All of us have experienced the aftermath of dealing with a negative person in our lives. There is always that one colleague at the workplace who whines continuously about their job, but seldom offer any solutions. Or maybe a friend, or an associate speaking unfavorably about others in your circle, creating unwanted tension.
Constant exposure to negative people will exhaust anyone. Drama follows them everywhere. And if you’re not careful, you can be pulled into their chaos - sidelining your goals and disrupting your focus.
For the most part, it is easy to tolerate these types of people by just ignoring them. But what about family, friends, or co-workers who always see the proverbial glass as half-empty, and not half-full?
There is always a glimmer of hope that the person will change. Or maybe you can use the power of persuasion on him or her to stop the negativity. But the problem is, this type of person will not respond to critical feedback, and almost definitely will not be open to listening, nor accepting it. Besides, didn't you try that with a boyfriend, or two?
Setting Limits for You and Them
The tenable option is to change your own behavior and attitude for dealing with the negative person, and the level of maturity in your interactions. The next time you encounter such a person, try these tactics:
Focus on your attitude and not that of the negative person’s. Instead of trying to sway their feelings and opinions to yours, maintain your own sense of well-being by taking whatever is said and telling yourself the opposite. Let them know that you feel differently about your chances and that you rather try and fail, than failing to try. Or you can calmly tell them “we’ll see what happens.” If this isn't enough, it may be necessary to take some time away in order to protect your own positivity.
When someone says something critical, counteract it with something constructive. Don't scold them, that only adds to the fire. While it may be difficult to deal with a negative person at certain times, remember that they are dealing with themselves all the time!
Agree with that person up to a certain point. Let them know that if they feel that a situation won't work out, then it won't - even if you know that it would. Continue with these types of “identical” responses to every negative comment until the only way they can contradict what you say is to switch to a positive stance and argue that point.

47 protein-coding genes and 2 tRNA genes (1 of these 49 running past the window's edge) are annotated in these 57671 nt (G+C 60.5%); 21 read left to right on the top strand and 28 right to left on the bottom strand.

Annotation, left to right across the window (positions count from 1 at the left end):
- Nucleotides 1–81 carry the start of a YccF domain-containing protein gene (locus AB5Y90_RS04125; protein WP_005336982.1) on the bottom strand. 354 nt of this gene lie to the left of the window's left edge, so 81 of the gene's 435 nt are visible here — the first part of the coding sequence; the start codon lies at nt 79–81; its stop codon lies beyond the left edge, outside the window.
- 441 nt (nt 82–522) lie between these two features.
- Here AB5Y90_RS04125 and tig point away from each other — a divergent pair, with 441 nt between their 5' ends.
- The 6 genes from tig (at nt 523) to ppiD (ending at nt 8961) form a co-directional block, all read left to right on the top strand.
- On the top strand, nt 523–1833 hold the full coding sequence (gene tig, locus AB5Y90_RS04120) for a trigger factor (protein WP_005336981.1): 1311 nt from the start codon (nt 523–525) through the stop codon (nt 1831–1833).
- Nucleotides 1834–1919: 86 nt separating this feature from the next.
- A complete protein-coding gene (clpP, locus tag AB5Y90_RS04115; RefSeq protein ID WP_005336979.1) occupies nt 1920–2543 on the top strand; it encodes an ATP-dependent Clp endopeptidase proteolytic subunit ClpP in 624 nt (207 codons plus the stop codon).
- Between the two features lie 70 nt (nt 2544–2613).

Listen. Blaming only makes them uncomfortable and may cause them to dig deeper into the rabbit hole. Instead, allow the person to express themselves. Encouraging them to identify the source of the problem helps that person to keep things in perspective. It’s just one problem, not their entire life.
Demand respect in a positive way. Divert the conversation by helping the person to refocus on their situation and see if there's something both of you can come up with that would help.
The most practical way to direct a negative person towards positivity is to demonstrate it yourself. Blaming the person for your negativity does not help either. It would be pretty ironic if you suggested that the negative person stop blaming others for their negativity when you are blaming them for yours.
Toxic negativity can also be a sign of a deep disappointment; and perhaps that person wants to protect you from the same circumstance. Assure them that you do not want anything to go wrong either. This will help relieve the accountability they feel they may have towards you. It can also be a sign of serious depression. If this is the case, professional help may be needed.
Valerie lives in New York. As a health advocate, she shares tips and steps on maximizing nutrition, weight, and fitness goals to help others embrace a healthier lifestyle. She blogs at Halfmile Fitness.